I received this book for free from NetGalley in exchange for an honest review. This does not affect my opinion of the book or the content of my review.

28818217Maresi by Maria Turtschaninoff
Release date: January 3rd, 2017
Publisher: Amulet Books
Genre: Young adult, fantasy
Format: eBook
Source: NeGalley

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Goodreads | Amazon

Only women and girls are allowed in the Red Abbey, a haven from abuse and oppression. Maresi, a thirteen-year-old novice there, arrived in the hunger winter and now lives a happy life in the Abbey, protected by the Mother and reveling in the vast library in the House of Knowledge, her favorite place. Into this idyllic existence comes Jai, a girl with a dark past. She has escaped her home after witnessing the killing of her beloved sister. Soon the dangers of the outside world follow Jai into the sacred space of the Abbey, and Maresi can no longer hide in books and words but must become one who acts.

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I was really apprehensive when I started reading this book. I requested it solely based on the totally gorgeous cover and then started to read the dozens of rave reviews for it on Goodreads. My interest was totally peaked but could it really be that amazing? The feeling that I was going to get burned again by an overly hyped book haunted me through the first few chapters. While I don’t think it deserves all of the five star reviews it has received, Maresi was a quick and overall enjoyable read.

The story focuses on a group of women who live at the Red Abbey, which is located on a secluded island in a fantasy world where women are often marginalized and undermined. On the island, these women are self-sufficient and promote learning and hard work. Many of the women came to the abbey because they had suffered greatly at the hands of men. Some had been beaten and others sexually assaulted. These women had been through great hardship, but found a place and purpose on the island.

The fantasy world that these women lived in was harsh, but the island sounded like a wonderful paradise. It was peaceful, with hot springs, misty mountains and a huge library full of bookish treasures. However, there was a lot to be desired. I would have liked to know more about the lands that the women had originally come from and the religion they practiced, but this will most likely be further touched upon in its sequel (which hopefully will be translated into English from its native Finnish).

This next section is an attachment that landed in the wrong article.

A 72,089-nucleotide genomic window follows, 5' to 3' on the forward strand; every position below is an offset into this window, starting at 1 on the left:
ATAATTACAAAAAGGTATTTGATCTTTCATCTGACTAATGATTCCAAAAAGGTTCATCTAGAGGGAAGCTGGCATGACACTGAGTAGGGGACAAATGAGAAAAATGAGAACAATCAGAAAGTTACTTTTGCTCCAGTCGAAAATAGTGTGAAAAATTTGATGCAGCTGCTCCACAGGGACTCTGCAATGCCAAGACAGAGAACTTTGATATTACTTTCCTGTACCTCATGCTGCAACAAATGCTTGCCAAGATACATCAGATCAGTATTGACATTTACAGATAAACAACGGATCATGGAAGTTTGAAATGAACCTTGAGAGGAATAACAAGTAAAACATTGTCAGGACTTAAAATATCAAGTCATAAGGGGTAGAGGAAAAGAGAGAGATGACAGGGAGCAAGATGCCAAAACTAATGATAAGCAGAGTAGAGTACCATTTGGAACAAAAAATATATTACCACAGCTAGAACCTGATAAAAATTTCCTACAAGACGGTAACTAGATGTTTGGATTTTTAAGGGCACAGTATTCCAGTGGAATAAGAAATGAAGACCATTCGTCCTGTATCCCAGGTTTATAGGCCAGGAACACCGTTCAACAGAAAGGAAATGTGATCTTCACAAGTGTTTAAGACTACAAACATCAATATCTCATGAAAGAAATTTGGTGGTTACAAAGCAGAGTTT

The start was a bit slow. This seems to be a trend in the books I’ve been requesting from NetGalley, they all have slow starts, but have excellent endings. The first 40% of the book is mostly just setting up the story and characters. Not much happens except for the description of everyday things: chores, prayers, etc. After this though the story truly picks up and is full of activity. That said, the second half features graphic scenes of violence and sexual assault that surprised me. Based on the synopsis and its target audience I was completely not expecting what happened. While these scenes were upsetting, the characters maintained a sense of hope that I sincerely appreciated.

I liked the fact that the story promoted female empowerment, but disliked how there was a clear divide between women and men. I believe in equality and at times the ideas pushed forward were clearly women are good and men are bad. This way of looking at the world irks me because that’s not how I see feminism. It’s not one gender is superior than the other. I’m not sure if others felt this way while reading the book, but it was something that annoyed me the more I read.

Overall, Maresi was a mixed read. It didn’t live up at all of the insanely positive reviews I had read, but it did hold my interest with its world and characters. The story is definitely not for everyone, the slow start doesn’t do it any favours, but I ended up enjoying it a lot more than I thought I would.


about

Maria TurtschaninoffMaria Turtschaninoff is a Swedish-speaking Finn who has been writing fairy tales from the age of five. However, there was often a twist: the poor farmer boy and the princess he had just saved from the evil witch did not end up marrying, because they “didn’t feel like it”. Her biggest grief as a child was that no wardrobe led to Narnia.

After a detour as a journalist for a few years Turtschaninoff debuted in 2007 with a middle-grade portal fantasy and has since published four more novels, all YA fantasy.

Website | Twitter Goodreads

Review | The Blazing Star by Imani Josey

I received this book for free from NetGalley in exchange for an honest review. This does not affect my opinion of the book or the content of my review.

32182684The Blazing Star by Imani Josey
Release date: December 6th, 2016
Publisher: Wise Ink
Genre: Young adult, fantasy, historical fiction
Format: eBook
Source: NetGalley

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Goodreads | Amazon

Sixteen-year-old Portia White is used to being overlooked—after all, her twin sister Alex is a literal genius.

But when Portia holds an Egyptian scarab beetle during history class, she takes center stage in a way she never expected: she faints. Upon waking, she is stronger, faster, and braver than before. And when she accidentally touches the scarab again?

She wakes up in ancient Egypt—her sister and an unwitting freshman in tow.